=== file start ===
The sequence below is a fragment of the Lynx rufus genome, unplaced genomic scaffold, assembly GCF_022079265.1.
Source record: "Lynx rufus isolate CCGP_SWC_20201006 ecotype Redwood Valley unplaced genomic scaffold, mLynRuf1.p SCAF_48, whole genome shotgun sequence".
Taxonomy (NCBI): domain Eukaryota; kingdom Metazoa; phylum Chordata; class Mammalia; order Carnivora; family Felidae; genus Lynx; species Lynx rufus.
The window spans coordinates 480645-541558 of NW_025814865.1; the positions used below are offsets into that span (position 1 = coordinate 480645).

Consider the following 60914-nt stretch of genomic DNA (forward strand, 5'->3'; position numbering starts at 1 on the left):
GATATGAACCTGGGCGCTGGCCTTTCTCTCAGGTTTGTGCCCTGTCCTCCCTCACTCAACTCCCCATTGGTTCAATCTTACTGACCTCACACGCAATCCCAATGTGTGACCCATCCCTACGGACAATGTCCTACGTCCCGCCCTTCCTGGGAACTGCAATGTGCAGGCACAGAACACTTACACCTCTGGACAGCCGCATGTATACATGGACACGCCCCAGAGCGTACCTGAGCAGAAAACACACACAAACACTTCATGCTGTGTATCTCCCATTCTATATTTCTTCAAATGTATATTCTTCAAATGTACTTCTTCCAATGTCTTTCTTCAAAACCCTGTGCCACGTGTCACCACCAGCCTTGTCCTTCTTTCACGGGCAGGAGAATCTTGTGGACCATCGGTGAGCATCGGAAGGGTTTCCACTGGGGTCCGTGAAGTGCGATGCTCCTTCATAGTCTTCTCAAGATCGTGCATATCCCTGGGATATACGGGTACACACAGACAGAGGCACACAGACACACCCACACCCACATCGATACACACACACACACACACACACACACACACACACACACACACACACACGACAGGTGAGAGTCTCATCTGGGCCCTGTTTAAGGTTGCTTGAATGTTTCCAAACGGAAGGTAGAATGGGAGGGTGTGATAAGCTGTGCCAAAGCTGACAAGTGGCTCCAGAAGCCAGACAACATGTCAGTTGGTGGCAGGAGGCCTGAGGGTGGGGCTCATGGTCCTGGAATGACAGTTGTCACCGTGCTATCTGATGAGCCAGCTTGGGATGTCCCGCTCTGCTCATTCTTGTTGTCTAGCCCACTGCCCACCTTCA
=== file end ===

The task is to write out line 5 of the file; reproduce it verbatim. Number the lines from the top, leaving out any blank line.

Consider the following 60914-nt stretch of genomic DNA (forward strand, 5'->3'; position numbering starts at 1 on the left):